On rides over an hour and a half, I start eating something after about an hour. My favorite is a Clif bar cut into 8 bite size pieces so I can easily eat it on the bike. One Clif bar usually will be enough for a 3-4 hour ride, but I usually carry two or a couple of gels in case I decide I want more. For a six hour or century ride, I prefer to eat 2-3 Clif bars and a banana while drinking 6+ bottles of liquid.

  7. #7
    Senior Member JReade's Avatar
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    Just depends on the ride. My usual 20 mile loop? No point. Threshold riding for that route means the ride will be over in less than an hour. 2 hours..I'll start to worry about food or gel packs. Generally 40 miles of "quick" riding is my max.
    Jesse

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    Ok i think that I will be fine for a while then. I usually go about 2 hours after I eat and then go through about a bottle of water(20 oz.) on the ride and then grab a glass of water when I get back home. I will need to be looking into putting another bottle mount on my bike for the summer to make sure I have enough. Thats a good idea about cutting up the cliff bars for an easy to eat snack. Thank you everyone for the input.

  9. #9
    Klaatu..Verata..Necktie? genejockey's Avatar
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    Always bring food. Just don't eat it unless you feel the need. YOu may not ever need it, but the time you do, and don't have it, you'll regret it.

    I have found that when it's warmer, i.e. anything over 65 degrees, I drink enough that as long as I'm drinking a sports drink like Cytomax, I don't really need to eat, up to 3 hours. When it cools off, though, I don't sweat as much and I find I don't want to drink as much, so I eat one energy bar instead.


    I had one energy bar that lasted me a couple months, though by the time I actually ate it, it was pretty beat up! That day, I was drinking plenty, but I started feeling tired and 'hollow', so I ate it and felt much better within a few miles.
    "Don’t take life so serious—it ain’t nohow permanent."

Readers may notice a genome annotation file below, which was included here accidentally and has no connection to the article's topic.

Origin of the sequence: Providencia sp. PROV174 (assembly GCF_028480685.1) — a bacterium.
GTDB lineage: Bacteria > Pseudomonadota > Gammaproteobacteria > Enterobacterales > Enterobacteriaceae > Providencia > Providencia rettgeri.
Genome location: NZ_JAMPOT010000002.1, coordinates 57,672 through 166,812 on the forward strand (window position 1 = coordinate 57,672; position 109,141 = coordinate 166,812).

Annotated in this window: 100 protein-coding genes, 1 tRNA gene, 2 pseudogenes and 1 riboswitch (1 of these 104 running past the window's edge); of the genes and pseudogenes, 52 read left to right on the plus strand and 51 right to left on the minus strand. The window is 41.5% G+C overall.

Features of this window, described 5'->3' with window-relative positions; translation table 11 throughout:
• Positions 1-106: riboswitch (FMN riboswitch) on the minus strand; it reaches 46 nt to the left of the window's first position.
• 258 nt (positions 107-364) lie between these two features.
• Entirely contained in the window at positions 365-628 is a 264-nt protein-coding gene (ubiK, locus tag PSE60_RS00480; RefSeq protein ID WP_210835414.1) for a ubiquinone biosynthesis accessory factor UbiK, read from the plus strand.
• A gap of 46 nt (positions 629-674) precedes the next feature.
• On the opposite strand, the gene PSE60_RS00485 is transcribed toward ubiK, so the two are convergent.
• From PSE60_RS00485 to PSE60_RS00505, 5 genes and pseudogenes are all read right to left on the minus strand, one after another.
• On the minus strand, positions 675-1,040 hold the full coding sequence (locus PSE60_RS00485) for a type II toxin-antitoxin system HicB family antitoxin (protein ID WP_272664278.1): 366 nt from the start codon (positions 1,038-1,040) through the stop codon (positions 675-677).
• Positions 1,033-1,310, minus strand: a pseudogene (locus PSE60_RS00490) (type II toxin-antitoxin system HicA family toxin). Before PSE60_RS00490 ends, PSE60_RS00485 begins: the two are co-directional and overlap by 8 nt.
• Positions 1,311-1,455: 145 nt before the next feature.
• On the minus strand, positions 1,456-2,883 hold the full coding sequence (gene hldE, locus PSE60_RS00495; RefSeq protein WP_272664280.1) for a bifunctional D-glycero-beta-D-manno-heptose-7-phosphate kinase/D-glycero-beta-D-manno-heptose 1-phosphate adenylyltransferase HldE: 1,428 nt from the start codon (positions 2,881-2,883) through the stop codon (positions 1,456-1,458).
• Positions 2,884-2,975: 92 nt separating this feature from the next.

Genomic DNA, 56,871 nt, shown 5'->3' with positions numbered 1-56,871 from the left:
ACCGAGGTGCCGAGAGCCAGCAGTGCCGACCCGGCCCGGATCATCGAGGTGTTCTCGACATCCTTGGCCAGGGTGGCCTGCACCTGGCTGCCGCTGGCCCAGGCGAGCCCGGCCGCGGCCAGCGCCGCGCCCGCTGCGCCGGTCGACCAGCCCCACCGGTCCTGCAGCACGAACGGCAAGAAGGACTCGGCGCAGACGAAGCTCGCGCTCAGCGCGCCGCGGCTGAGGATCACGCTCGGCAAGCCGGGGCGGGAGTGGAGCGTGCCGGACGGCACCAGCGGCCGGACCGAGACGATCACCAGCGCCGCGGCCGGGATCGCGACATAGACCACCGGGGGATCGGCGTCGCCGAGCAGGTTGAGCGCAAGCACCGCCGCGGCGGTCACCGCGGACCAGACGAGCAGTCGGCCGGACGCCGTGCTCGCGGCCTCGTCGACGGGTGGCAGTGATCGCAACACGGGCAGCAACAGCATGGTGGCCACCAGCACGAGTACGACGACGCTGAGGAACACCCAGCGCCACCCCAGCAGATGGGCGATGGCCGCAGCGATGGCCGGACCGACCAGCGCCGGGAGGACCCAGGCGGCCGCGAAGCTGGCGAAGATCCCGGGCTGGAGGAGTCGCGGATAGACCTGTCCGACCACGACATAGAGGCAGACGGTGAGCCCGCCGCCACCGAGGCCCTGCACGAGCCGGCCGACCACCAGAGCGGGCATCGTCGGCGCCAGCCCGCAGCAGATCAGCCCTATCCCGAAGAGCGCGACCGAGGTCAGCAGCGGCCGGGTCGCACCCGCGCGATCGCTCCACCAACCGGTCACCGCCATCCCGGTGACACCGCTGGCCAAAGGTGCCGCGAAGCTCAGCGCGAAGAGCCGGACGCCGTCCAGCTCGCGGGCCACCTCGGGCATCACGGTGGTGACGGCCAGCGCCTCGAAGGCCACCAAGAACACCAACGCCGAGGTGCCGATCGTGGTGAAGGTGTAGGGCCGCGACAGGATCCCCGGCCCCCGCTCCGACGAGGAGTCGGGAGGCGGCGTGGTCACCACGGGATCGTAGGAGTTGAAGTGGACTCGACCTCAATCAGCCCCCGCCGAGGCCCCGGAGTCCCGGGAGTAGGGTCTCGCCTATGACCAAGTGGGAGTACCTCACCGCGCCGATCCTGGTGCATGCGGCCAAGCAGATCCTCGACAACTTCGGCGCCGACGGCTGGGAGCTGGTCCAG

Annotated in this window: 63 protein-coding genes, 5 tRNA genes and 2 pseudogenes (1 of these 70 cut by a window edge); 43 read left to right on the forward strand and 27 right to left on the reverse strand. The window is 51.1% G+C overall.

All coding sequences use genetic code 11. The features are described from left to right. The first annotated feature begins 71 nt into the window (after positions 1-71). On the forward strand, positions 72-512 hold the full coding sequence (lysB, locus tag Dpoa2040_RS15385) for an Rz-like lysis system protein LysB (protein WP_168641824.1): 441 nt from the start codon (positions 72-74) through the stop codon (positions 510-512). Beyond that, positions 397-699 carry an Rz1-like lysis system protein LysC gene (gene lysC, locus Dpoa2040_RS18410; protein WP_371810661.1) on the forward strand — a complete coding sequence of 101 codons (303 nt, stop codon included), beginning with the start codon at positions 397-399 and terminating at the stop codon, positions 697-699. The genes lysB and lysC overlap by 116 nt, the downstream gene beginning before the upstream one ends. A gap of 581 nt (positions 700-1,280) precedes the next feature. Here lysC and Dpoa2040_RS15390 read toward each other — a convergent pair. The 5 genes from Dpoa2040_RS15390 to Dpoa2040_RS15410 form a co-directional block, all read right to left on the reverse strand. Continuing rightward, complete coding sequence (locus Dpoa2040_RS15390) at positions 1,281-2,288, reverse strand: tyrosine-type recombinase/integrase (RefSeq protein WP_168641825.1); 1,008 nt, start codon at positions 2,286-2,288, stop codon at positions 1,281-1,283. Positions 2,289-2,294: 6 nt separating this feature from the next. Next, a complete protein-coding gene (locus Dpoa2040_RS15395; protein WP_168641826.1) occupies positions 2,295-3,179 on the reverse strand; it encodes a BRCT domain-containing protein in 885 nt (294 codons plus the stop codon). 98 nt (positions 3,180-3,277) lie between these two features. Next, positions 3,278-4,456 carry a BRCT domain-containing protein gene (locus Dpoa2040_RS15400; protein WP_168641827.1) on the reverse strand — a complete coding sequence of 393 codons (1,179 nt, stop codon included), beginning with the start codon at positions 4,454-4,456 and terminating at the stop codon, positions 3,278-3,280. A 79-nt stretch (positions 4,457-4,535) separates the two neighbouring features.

10. #10
    Lover of Old Chrome Moly Myosmith's Avatar
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    Stick a granola bar or oatmeal cookie in your jersey pocket for each hour you are going to ride. I figure about a 24 oz water bottle for the first hour and another 24 oz of dilute sports drink (commercial or homemade, lots of recipes if you search this forum) for each additional hour in average summer conditions. If you are using Gatorade, Powerade or similar sports drink, dilute it 50/50 with water or carry one bottle of sports drink and one bottle of plain water and alternate. If you are on a particularly hard hammerfest, in hot and humid conditions, fighting high winds, etc. you will have to increase the amounts accordingly. There are guidelines but no "right" amounts for everyone. My rule of thumb is to take a a couple of good swigs every 15 minutes if I'm not thirsty and more frequently if I feel thirsty. It is better to drink small amounts frequently than to try to catch up by guzzling at rest stops. I've got nothing against "sports foods" like gels, blocks, beans and bars, but don't find them necessary or particularly tasty. A handful of roasted almonds and dried fruit works well, so does a granola bar, an oatmeal raisin cookie, fruit leather, a few dates or figs, fig newtons, or any other food that provides a blend of simple and complex carbs with a bit of protein and fat as well as some sodium and potassium. I shoot for 200-400 kCal/hr depending on how hard I'm riding. On rides less than 2 hours in length, a 24 oz bottle of water and another of dilute sports drink is plenty, just make sure you are adequately hydrated and have a snack 30 minutes or so before the ride.